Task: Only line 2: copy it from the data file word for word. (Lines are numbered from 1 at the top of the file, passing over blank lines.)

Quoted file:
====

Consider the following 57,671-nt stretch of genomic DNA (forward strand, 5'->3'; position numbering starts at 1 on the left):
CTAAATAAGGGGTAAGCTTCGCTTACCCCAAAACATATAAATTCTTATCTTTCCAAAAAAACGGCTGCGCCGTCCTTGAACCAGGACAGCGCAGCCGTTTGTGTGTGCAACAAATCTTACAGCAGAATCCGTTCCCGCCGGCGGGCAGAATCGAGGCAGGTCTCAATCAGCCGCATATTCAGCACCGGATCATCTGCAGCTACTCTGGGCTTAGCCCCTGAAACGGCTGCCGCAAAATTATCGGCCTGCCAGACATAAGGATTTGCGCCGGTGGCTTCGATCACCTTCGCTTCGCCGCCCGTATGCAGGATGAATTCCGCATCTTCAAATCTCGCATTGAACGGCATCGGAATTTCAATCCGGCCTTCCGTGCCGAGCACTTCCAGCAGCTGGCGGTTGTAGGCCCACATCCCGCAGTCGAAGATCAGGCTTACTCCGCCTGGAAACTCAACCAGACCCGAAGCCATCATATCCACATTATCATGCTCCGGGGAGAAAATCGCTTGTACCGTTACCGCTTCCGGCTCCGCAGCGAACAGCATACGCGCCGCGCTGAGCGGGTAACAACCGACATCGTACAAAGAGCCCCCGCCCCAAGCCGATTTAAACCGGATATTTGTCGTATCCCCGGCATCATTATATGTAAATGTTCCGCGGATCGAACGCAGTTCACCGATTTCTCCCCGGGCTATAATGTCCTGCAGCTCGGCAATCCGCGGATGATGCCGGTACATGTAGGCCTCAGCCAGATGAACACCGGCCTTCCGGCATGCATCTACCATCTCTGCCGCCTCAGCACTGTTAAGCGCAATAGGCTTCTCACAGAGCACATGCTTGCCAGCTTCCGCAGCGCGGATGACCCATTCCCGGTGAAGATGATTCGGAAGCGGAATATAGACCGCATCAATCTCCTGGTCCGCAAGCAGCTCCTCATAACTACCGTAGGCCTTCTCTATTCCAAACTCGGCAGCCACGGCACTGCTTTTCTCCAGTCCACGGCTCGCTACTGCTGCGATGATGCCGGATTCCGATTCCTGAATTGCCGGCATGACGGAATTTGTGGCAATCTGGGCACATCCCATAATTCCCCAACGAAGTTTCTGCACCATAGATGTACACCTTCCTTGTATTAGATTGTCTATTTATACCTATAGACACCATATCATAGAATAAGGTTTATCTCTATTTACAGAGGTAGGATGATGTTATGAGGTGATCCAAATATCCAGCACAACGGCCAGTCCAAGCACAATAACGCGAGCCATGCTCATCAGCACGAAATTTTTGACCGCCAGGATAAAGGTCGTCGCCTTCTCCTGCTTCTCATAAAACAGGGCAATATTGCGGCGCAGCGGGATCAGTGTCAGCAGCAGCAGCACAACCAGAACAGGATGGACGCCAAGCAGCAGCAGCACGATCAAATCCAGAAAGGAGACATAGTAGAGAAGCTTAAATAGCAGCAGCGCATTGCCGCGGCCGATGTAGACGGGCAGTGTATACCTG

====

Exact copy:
CTAAATAAGGGGTAAGCTTCGCTTACCCCAAAACATATAAATTCTTATCTTTCCAAAAAAACGGCTGCGCCGTCCTTGAACCAGGACAGCGCAGCCGTTTGTGTGTGCAACAAATCTTACAGCAGAATCCGTTCCCGCCGGCGGGCAGAATCGAGGCAGGTCTCAATCAGCCGCATATTCAGCACCGGATCATCTGCAGCTACTCTGGGCTTAGCCCCTGAAACGGCTGCCGCAAAATTATCGGCCTGCCAGACATAAGGATTTGCGCCGGTGGCTTCGATCACCTTCGCTTCGCCGCCCGTATGCAGGATGAATTCCGCATCTTCAAATCTCGCATTGAACGGCATCGGAATTTCAATCCGGCCTTCCGTGCCGAGCACTTCCAGCAGCTGGCGGTTGTAGGCCCACATCCCGCAGTCGAAGATCAGGCTTACTCCGCCTGGAAACTCAACCAGACCCGAAGCCATCATATCCACATTATCATGCTCCGGGGAGAAAATCGCTTGTACCGTTACCGCTTCCGGCTCCGCAGCGAACAGCATACGCGCCGCGCTGAGCGGGTAACAACCGACATCGTACAAAGAGCCCCCGCCCCAAGCCGATTTAAACCGGATATTTGTCGTATCCCCGGCATCATTATATGTAAATGTTCCGCGGATCGAACGCAGTTCACCGATTTCTCCCCGGGCTATAATGTCCTGCAGCTCGGCAATCCGCGGATGATGCCGGTACATGTAGGCCTCAGCCAGATGAACACCGGCCTTCCGGCATGCATCTACCATCTCTGCCGCCTCAGCACTGTTAAGCGCAATAGGCTTCTCACAGAGCACATGCTTGCCAGCTTCCGCAGCGCGGATGACCCATTCCCGGTGAAGATGATTCGGAAGCGGAATATAGACCGCATCAATCTCCTGGTCCGCAAGCAGCTCCTCATAACTACCGTAGGCCTTCTCTATTCCAAACTCGGCAGCCACGGCACTGCTTTTCTCCAGTCCACGGCTCGCTACTGCTGCGATGATGCCGGATTCCGATTCCTGAATTGCCGGCATGACGGAATTTGTGGCAATCTGGGCACATCCCATAATTCCCCAACGAAGTTTCTGCACCATAGATGTACACCTTCCTTGTATTAGATTGTCTATTTATACCTATAGACACCATATCATAGAATAAGGTTTATCTCTATTTACAGAGGTAGGATGATGTTATGAGGTGATCCAAATATCCAGCACAACGGCCAGTCCAAGCACAATAACGCGAGCCATGCTCATCAGCACGAAATTTTTGACCGCCAGGATAAAGGTCGTCGCCTTCTCCTGCTTCTCATAAAACAGGGCAATATTGCGGCGCAGCGGGATCAGTGTCAGCAGCAGCAGCACAACCAGAACAGGATGGACGCCAAGCAGCAGCAGCACGATCAAATCCAGAAAGGAGACATAGTAGAGAAGCTTAAATAGCAGCAGCGCATTGCCGCGGCCGATGTAGACGGGCAGTGTATACCTG